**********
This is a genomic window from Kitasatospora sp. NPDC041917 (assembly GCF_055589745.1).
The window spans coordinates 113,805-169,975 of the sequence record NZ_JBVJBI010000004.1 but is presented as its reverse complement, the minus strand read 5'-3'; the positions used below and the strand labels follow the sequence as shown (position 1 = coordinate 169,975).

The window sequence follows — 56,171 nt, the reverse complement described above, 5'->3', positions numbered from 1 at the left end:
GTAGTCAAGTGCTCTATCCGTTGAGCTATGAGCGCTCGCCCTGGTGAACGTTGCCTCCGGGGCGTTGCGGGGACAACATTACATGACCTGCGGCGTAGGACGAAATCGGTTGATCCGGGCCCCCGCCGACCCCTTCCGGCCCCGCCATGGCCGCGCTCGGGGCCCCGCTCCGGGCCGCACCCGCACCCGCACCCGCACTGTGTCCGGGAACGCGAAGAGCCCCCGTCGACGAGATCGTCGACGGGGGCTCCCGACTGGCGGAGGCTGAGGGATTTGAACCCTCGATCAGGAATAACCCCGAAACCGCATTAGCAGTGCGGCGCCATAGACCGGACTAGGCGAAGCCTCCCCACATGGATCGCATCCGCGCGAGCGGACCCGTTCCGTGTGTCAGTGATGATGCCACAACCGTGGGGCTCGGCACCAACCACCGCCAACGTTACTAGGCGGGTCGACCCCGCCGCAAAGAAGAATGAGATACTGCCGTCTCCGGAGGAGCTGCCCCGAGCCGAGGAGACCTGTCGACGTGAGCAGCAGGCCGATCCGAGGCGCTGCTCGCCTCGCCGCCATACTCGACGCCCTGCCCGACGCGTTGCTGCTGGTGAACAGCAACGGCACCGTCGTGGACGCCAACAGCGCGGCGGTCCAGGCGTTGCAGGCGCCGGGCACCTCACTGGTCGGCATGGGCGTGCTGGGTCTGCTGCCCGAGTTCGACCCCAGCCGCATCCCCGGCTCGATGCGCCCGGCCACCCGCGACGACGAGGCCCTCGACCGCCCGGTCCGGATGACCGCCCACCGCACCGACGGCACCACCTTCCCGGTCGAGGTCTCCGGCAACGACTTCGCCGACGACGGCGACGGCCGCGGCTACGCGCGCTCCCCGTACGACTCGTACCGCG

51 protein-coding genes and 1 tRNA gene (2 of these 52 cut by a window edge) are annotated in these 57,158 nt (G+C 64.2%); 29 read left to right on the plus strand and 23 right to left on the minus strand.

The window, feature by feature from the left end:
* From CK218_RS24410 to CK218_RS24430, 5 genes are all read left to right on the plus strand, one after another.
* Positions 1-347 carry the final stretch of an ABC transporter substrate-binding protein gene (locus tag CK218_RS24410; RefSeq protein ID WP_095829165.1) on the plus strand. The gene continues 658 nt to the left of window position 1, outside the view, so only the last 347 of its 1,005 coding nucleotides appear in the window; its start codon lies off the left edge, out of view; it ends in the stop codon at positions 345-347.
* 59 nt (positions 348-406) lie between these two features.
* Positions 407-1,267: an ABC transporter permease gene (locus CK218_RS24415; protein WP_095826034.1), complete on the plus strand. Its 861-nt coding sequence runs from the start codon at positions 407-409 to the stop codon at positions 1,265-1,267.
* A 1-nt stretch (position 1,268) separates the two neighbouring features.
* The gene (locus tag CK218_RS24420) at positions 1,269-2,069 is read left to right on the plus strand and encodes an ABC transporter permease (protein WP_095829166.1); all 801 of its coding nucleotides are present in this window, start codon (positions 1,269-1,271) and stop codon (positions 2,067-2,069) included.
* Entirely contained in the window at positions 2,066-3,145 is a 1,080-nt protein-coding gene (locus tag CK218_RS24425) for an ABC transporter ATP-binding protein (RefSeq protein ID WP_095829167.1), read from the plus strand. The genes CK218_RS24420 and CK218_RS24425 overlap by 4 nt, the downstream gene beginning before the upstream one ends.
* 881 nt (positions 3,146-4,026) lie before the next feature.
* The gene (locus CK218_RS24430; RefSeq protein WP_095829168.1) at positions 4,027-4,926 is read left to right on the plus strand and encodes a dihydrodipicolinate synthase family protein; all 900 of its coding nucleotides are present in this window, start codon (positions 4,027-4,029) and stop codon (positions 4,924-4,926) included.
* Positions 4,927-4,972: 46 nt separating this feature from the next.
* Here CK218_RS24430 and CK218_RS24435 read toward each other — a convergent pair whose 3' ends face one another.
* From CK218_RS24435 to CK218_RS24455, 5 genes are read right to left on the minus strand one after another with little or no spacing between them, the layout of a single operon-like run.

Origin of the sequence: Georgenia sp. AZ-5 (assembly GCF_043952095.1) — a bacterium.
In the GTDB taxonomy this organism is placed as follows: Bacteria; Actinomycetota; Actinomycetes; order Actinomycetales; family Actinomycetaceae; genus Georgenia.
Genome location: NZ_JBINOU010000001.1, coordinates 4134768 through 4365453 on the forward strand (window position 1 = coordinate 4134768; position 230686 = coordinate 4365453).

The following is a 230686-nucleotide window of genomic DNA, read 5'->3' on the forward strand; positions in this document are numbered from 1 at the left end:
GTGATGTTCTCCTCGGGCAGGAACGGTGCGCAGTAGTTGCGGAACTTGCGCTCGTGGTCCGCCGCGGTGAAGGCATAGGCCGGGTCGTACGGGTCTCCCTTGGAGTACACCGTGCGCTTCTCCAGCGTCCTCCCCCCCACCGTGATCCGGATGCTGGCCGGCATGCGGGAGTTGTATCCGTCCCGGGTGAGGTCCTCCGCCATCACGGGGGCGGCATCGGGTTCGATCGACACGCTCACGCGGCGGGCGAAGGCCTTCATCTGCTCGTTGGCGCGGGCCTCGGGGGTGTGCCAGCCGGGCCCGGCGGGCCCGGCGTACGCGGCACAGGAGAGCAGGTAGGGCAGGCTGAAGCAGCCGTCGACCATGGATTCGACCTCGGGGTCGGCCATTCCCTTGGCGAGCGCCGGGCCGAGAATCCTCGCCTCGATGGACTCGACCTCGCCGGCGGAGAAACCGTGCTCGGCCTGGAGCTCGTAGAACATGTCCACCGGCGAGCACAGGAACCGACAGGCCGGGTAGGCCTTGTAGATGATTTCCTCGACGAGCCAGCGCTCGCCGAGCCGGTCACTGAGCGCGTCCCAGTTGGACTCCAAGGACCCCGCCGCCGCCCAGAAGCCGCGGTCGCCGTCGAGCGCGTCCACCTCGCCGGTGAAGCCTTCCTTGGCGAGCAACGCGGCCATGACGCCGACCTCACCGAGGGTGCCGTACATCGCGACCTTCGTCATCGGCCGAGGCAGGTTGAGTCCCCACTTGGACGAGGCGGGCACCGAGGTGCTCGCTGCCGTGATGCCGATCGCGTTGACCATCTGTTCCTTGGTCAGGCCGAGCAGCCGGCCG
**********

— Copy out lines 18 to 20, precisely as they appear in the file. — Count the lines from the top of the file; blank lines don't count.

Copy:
* From CK218_RS24435 to CK218_RS24455, 5 genes are read right to left on the minus strand one after another with little or no spacing between them, the layout of a single operon-like run.

Origin of the sequence: Georgenia sp. AZ-5 (assembly GCF_043952095.1) — a bacterium.
In the GTDB taxonomy this organism is placed as follows: Bacteria; Actinomycetota; Actinomycetes; order Actinomycetales; family Actinomycetaceae; genus Georgenia.